Debridement is performed as a day case and a rigid bandage is applied afterwards. A physiotherapist will ensure you are able to mobilise with crutches and generally you are allowed to weight-bear as much as is comfortable. You will return to see the consultant 2 weeks post surgery and you will be instructed on exercises to minimise stiffness. Gradual return to full function will occur.


Kellers/Hamiltons arthroplasty:

A good option in the less mobile, more elderly patient. This involves removal of one side of the painful joint. This stops the pain of the arthritic joint but the big toe sometimes becomes floppy.


The two joint surfaces which are generating the pain due to osteoarthritis are removed and the remaining joint fuses as part of the normal healing process following surgery. The joints are fixated together utilizing screws.

Similar to an ankle fusion, the joints either side from the fused joint can take over some of the original function of the affected joint.

You will need to keep your foot elevated for the first 48 hours. You will be given crutches and generally will be able to weight bear as comfortable (check with your surgeon first). All bandaging will be removed after 2 weeks, however it normally takes 6 weeks before you are able to wear your normal shoes. It will take approximately 6 to 12 weeks for the bones to fuse fully and then there are no restrictions on activity, although you may find due to restricted movement you are limited on the height of heel that you can wear.


Replacement of the big toe has a long though not yet satisfactory history, certainly twenty five years. No previous/established implants have succeeded in being able to maintain movement whilst preserving good mechanical forefoot function and being predictably long lived. However there are still some presentations of hallux rigidus where a replacement may be worth considering. This needs to be fully discussed with your surgeon.

We are currently involved in a multi-centre trial of a new big toe joint replacement.

As you walk, a strong ligament the foot (the metatarsal ligament) pushes downwards, while the ground effectively pushes back up. The digital nerve is compressed between the two, and if it is even slightly enlarged, it will cause pain.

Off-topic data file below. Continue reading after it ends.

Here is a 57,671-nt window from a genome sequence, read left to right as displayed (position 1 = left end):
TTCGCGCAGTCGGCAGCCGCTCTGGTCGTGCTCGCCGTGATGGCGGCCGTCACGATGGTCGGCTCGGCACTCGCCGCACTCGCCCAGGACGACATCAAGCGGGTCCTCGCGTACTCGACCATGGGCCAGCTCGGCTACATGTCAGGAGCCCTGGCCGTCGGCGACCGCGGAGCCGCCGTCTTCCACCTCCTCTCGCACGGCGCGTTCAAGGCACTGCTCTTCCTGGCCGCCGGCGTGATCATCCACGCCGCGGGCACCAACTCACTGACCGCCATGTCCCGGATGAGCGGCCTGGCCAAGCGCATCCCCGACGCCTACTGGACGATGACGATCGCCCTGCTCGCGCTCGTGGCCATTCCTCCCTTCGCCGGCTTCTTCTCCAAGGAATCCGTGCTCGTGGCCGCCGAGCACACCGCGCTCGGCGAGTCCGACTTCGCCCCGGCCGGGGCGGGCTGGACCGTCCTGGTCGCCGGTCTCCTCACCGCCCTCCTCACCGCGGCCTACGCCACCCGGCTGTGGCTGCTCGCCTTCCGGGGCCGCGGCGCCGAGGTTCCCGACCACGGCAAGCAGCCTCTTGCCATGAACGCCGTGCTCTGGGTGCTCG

The enlargement or swelling of the nerve can be caused by irritation to the nerve, which might be the result of flat feet, wearing too tight shoes or high heels, or a result of an injury or trauma to the foot.

How does it feel?

Persistent burning pain the ball of the foot - feeling as though you are 'walking on a marble'. The pain may radiate into the toes, occasionally causing numbness in the toes. It mostly occurs between the third and fourth toes. It's generally felt when you're moving about, especially when wearing high-heeled or tight shoes.


There will be a distinct pain between the bones of the affected toes, which sometimes 'click' when manipulated.

A thorough examination of the foot will determine if the pain is caused by something other than Mortons Neuroma, such as stress fractures in the bones, or by calluses or bunions. An MRI scan will ascertain that there is no tumour in the foot. Tests on the way your foot moves can rule out arthritis or joint inflammations as the cause of pain.


It is possible to treat Mortons Neuroma with simple, non-surgical procedures such as the following:

  • Wearing wider shoes with lower heels, which allows the toes to spread out and reduces pressure on the digital nerve, enabling it to heal.
  • Orthotics - tailor-made inserts for your shoes which lift and separate the bones, and reduce pressure on the nerve.
  • Injecting corticosteroid can reduce the inflammation and bring relief from pain.


If Mortons Neuroma does not respond to the above procedures, minor surgery is usually recommended.

The Dorsal Approach

An incision is made in the top of the foot, which means that the patient will be able to walk soon after surgery - because the stitches are not on the underside of the foot.

The surgical instruments have to be carefully manoeuvred through all of the complex structures of the foot, and the surgeon will cut deep into the metatarsal ligament, which will reduce the compression of the nerve.

The most obvious deformity with a flat foot occurs on the inner side of the foot and arch. However this side of the foot does not exist in isolation and if the arch on the inner side flattens this may result in the following:

  • Heel moves outwards(valgus)
  • Front part of the foot 'sqews' outwards at the midfoot
  • The Achilles tendon may also become tight as a result of the heel position
  • The forefoot may need to rotate inwards to balance the heel position

The correct medical term is a plano-valgus foot. 'Plano' refers to the flattened arch, valgus to the heel position away from the midline of the body.


The following refers to the two commonest scenarios which comprise the bulk of operative cases. These are:

1. A flat foot due to Tibialis posterior dysfunction which an orthotic has failed to treat.

2. The rigid and painful adult flat foot.

The most common cause of heel pain is plantar fasciitis, typified by the presence of a heel spur (a plantar fasciitis) on the front and bottom of their heel. The heel spur does not actually cause pain but is a clear indication on an x-ray of long term inflammation which caused calcium deposits at the point where the plantar fascia inserts into the heel. Pain invariably derives from either inadequate flexibility in the calf muscles, lack of arch support, being overweight, suddenly increasing activity, and spending too much time on the feet.

How does it feel?